Contact the repository for terms of use.
Topic:
Cupeño language  Search this
Diegueño language  Search this
Luiseño language  Search this
Cahuilla language  Search this
Language and languages -- Documentation  Search this
Linguistics  Search this
Names, Geographical  Search this
Ethnology  Search this
Tipai-Ipai  Search this
Genre/Form:
Field notes
Vocabulary
Collection Citation:
John Peabody Harrington papers, National Anthropological Archives, Smithsonian Institution
The preferred citation for the Harrington Papers will reference the actual location within the collection, i.e. Box 172, Alaska/Northwest Coast, Papers of John Peabody Harrington, National Anthropological Archives, Smithsonian Institution.

However, as the NAA understands the need to cite phrases or vocabulary on specific pages, a citation referencing the microfilmed papers is acceptable. Please note that the page numbering of the PDF version of the Harrington microfilm does not directly correlate to the analog microfilm frame numbers. If it is necessary to cite the microfilmed papers, please refer to the specific page number of the PDF version, as in: Papers of John Peabody Harrington, Microfilm: MF 7, R34 page 42.
Identifier:
NAA.1976-95, Subseries 3.9
See more items in:
John Peabody Harrington Papers
John Peabody Harrington Papers / Series 3: Papers relating to the Native American history, language and culture of southern California and Basin
Archival Repository:
National Anthropological Archives
GUID:
https://n2t.net/ark:/65665/nw3cc1c8afa-ebc6-441d-a33e-c18a777d0740
EDAN-URL:
ead_component:sova-naa-1976-95-ref14359

General and Miscellaneous Materials

Creator:
Harrington, John Peabody, 1884-1961  Search this
Names:
Santa Barbara Mission  Search this
Anza, Juan Bautista de, 1735-1788  Search this
Cabrillo, Juan Rodríguez, -1543  Search this
Collection Creator:
Harrington, John Peabody, 1884-1961  Search this
Extent:
19 Boxes
Culture:
Indians of North America -- California  Search this
Chumash  Search this
Mojave (Mohave)  Search this
Chemehuevi  Search this
Type:
Archival materials
Field notes
Place:
Santa Barbara (Calif.)
California -- History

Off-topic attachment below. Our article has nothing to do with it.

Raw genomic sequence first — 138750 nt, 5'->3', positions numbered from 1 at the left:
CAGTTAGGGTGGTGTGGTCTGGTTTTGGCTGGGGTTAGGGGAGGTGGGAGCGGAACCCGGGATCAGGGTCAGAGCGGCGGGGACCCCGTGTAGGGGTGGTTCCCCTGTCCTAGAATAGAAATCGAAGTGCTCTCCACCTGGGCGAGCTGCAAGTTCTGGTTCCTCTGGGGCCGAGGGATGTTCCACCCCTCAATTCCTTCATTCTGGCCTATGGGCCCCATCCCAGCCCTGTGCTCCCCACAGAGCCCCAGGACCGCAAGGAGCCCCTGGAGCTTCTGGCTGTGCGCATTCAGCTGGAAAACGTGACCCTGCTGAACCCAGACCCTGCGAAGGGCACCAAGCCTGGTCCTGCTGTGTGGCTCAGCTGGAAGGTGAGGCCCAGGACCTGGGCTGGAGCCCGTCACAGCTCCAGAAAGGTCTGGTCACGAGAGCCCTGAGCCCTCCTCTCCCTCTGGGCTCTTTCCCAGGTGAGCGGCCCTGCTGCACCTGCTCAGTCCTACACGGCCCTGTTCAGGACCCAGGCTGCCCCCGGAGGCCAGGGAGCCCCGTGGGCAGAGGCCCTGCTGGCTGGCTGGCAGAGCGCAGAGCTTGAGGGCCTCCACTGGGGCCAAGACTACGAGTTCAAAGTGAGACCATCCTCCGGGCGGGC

California -- Languages
California -- Gold discoveries
Date:
circa 1907-circa 1957
Scope and Contents:
This subseries is part of the Southern California/Basin series within the John P. Harrington papers.

The largest body of material stems from his 1928 publication, "Exploration of the Burton Mound at Santa Barbara, California." This section (former B.A.E. MS 4554a) contains the manuscript, photographs and catalogs of Burton Mound artifacts, and related notes. Between 1923 and 1926, Harrington interviewed almost one hundred people on Burton Mound and other Santa Barbara sites. Records of these interviews are arranged alphabetically by the name of the person with whom he spoke (former B.A.E. MS 3209pt.) Notes on those interviewed in groups have been placed at the end of the alphabetic portion. There are also field notes and notebooks of co-workers David Banks Rogers and George W. Bayley (former B.A.E. MS 4633pts). Data concerning other Santa Barbara sites are included.

Another section of the subseries pertains to early California history, particularly relating to the ancient occupancy of the Chumash Indians. There are notes and several papers that he prepared on the Juan Rodriguez Cabrillo expedition of 1542-1543. There are also notes on other explorers and diarists such as Garces, Drake, Vizcaino, Portola, Costanzo, Crespi, Vancouver, Menzies, de Anza, Font, Fages, Zalvidea, and Duflot de Mofras. Incidental notes concern the discovery of gold in California, the 1921 reminiscences of de Anza descendents, notes from the archives of the Santa Barbara Mission, and some Spanish geographic terms in the Garces diary. A last section deals with comments on verification of the English translations in Herbert E. Bolton's (1930) five-volume work, Anza's California Expeditions. A few Chumash terms found in the Font diary were reheard in 1935 with Isabelle Meadows (abbreviated "Iz."), a Costanoan informant. There are also a number of secondary sources on California history.

The linguistic and ethnographic notes include a fairly substantial accumulation of notes on tribenames organized in 1946 and 1947 (former B.A.E. MS 3900 pt.) It represents an attempt to identify ethnic names applied to California tribes principally by Mohave and Chemehuevi informants. Some tribenames were given in Cahuilla, Paiute, Cupeno, Diegueno, Juaneno, Luiseno (abbreviated "R."), and Washo. Other materials include Koso (Panamint), Rio Chiquito (Tubatulabal), and Tataviam vocabulary; biographical notes; notes from Harrington's attempt to etymologize the four known words of the San Nicolas Island language using comparative terms in Cahuilla, Luiseno, Cupeno, and Gabrielino; reading notes; and rehearings of English texts with speakers of Luiseno, Cahuilla, Serrano, Gabrielino, and Diegueno.